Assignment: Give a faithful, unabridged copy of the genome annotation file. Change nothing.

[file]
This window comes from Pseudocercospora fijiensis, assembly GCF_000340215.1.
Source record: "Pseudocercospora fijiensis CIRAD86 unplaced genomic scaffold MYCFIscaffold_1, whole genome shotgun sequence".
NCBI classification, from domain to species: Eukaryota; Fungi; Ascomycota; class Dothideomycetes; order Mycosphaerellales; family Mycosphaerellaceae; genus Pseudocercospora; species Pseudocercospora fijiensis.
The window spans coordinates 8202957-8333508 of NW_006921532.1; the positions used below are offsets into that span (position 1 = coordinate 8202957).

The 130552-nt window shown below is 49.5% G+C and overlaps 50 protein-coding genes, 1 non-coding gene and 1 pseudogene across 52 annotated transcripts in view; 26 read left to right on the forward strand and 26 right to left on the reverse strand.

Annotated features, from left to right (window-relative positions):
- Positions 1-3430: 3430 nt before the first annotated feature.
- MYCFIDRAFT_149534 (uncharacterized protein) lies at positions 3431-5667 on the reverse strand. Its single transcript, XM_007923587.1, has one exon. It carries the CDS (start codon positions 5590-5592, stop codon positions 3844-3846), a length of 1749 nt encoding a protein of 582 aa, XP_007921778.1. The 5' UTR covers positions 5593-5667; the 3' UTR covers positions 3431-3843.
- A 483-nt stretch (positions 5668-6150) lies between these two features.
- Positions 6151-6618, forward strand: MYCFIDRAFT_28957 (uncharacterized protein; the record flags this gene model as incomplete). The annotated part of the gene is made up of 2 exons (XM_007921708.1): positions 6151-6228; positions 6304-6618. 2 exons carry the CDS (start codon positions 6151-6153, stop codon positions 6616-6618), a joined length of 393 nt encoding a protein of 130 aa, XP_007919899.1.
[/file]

This window comes from Pseudocercospora fijiensis, assembly GCF_000340215.1.
Source record: "Pseudocercospora fijiensis CIRAD86 unplaced genomic scaffold MYCFIscaffold_1, whole genome shotgun sequence".
NCBI classification, from domain to species: Eukaryota; Fungi; Ascomycota; class Dothideomycetes; order Mycosphaerellales; family Mycosphaerellaceae; genus Pseudocercospora; species Pseudocercospora fijiensis.
The window spans coordinates 8202957-8333508 of NW_006921532.1; the positions used below are offsets into that span (position 1 = coordinate 8202957).

The 130552-nt window shown below is 49.5% G+C and overlaps 50 protein-coding genes, 1 non-coding gene and 1 pseudogene across 52 annotated transcripts in view; 26 read left to right on the forward strand and 26 right to left on the reverse strand.

Annotated features, from left to right (window-relative positions):
- Positions 1-3430: 3430 nt before the first annotated feature.
- MYCFIDRAFT_149534 (uncharacterized protein) lies at positions 3431-5667 on the reverse strand. Its single transcript, XM_007923587.1, has one exon. It carries the CDS (start codon positions 5590-5592, stop codon positions 3844-3846), a length of 1749 nt encoding a protein of 582 aa, XP_007921778.1. The 5' UTR covers positions 5593-5667; the 3' UTR covers positions 3431-3843.
- A 483-nt stretch (positions 5668-6150) lies between these two features.
- Positions 6151-6618, forward strand: MYCFIDRAFT_28957 (uncharacterized protein; the record flags this gene model as incomplete). The annotated part of the gene is made up of 2 exons (XM_007921708.1): positions 6151-6228; positions 6304-6618. 2 exons carry the CDS (start codon positions 6151-6153, stop codon positions 6616-6618), a joined length of 393 nt encoding a protein of 130 aa, XP_007919899.1.